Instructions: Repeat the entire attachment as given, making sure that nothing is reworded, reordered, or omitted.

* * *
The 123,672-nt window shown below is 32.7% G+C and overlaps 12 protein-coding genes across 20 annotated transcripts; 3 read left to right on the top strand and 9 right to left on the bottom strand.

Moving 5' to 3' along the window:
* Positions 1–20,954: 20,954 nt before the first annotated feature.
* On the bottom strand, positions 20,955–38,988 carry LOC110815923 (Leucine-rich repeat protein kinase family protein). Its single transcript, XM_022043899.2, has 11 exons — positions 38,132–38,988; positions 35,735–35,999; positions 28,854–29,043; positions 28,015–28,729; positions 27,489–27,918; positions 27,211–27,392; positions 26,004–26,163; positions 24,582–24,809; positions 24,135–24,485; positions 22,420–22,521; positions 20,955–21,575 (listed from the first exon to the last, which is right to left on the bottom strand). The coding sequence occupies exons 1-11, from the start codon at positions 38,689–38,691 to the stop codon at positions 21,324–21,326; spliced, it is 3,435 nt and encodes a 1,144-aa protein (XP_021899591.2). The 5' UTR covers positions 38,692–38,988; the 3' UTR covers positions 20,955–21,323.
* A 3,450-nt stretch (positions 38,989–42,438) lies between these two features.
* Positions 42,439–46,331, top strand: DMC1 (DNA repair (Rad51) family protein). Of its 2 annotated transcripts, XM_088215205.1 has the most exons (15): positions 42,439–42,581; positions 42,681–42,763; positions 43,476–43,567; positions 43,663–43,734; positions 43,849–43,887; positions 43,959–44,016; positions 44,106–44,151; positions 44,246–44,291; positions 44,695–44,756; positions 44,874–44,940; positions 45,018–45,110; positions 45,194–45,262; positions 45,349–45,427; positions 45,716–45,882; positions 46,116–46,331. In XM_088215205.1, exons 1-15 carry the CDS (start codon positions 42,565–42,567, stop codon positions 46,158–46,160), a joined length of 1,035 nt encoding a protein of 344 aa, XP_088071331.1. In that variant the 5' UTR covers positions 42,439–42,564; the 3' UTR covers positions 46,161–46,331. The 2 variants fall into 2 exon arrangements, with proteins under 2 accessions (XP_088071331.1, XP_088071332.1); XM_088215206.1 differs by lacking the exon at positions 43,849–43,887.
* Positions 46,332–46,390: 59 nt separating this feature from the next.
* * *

The 123,672-nt window shown below is 32.7% G+C and overlaps 12 protein-coding genes across 20 annotated transcripts; 3 read left to right on the top strand and 9 right to left on the bottom strand.

Moving 5' to 3' along the window:
* Positions 1–20,954: 20,954 nt before the first annotated feature.
* On the bottom strand, positions 20,955–38,988 carry LOC110815923 (Leucine-rich repeat protein kinase family protein). Its single transcript, XM_022043899.2, has 11 exons — positions 38,132–38,988; positions 35,735–35,999; positions 28,854–29,043; positions 28,015–28,729; positions 27,489–27,918; positions 27,211–27,392; positions 26,004–26,163; positions 24,582–24,809; positions 24,135–24,485; positions 22,420–22,521; positions 20,955–21,575 (listed from the first exon to the last, which is right to left on the bottom strand). The coding sequence occupies exons 1-11, from the start codon at positions 38,689–38,691 to the stop codon at positions 21,324–21,326; spliced, it is 3,435 nt and encodes a 1,144-aa protein (XP_021899591.2). The 5' UTR covers positions 38,692–38,988; the 3' UTR covers positions 20,955–21,323.
* A 3,450-nt stretch (positions 38,989–42,438) lies between these two features.
* Positions 42,439–46,331, top strand: DMC1 (DNA repair (Rad51) family protein). Of its 2 annotated transcripts, XM_088215205.1 has the most exons (15): positions 42,439–42,581; positions 42,681–42,763; positions 43,476–43,567; positions 43,663–43,734; positions 43,849–43,887; positions 43,959–44,016; positions 44,106–44,151; positions 44,246–44,291; positions 44,695–44,756; positions 44,874–44,940; positions 45,018–45,110; positions 45,194–45,262; positions 45,349–45,427; positions 45,716–45,882; positions 46,116–46,331. In XM_088215205.1, exons 1-15 carry the CDS (start codon positions 42,565–42,567, stop codon positions 46,158–46,160), a joined length of 1,035 nt encoding a protein of 344 aa, XP_088071331.1. In that variant the 5' UTR covers positions 42,439–42,564; the 3' UTR covers positions 46,161–46,331. The 2 variants fall into 2 exon arrangements, with proteins under 2 accessions (XP_088071331.1, XP_088071332.1); XM_088215206.1 differs by lacking the exon at positions 43,849–43,887.
* Positions 46,332–46,390: 59 nt separating this feature from the next.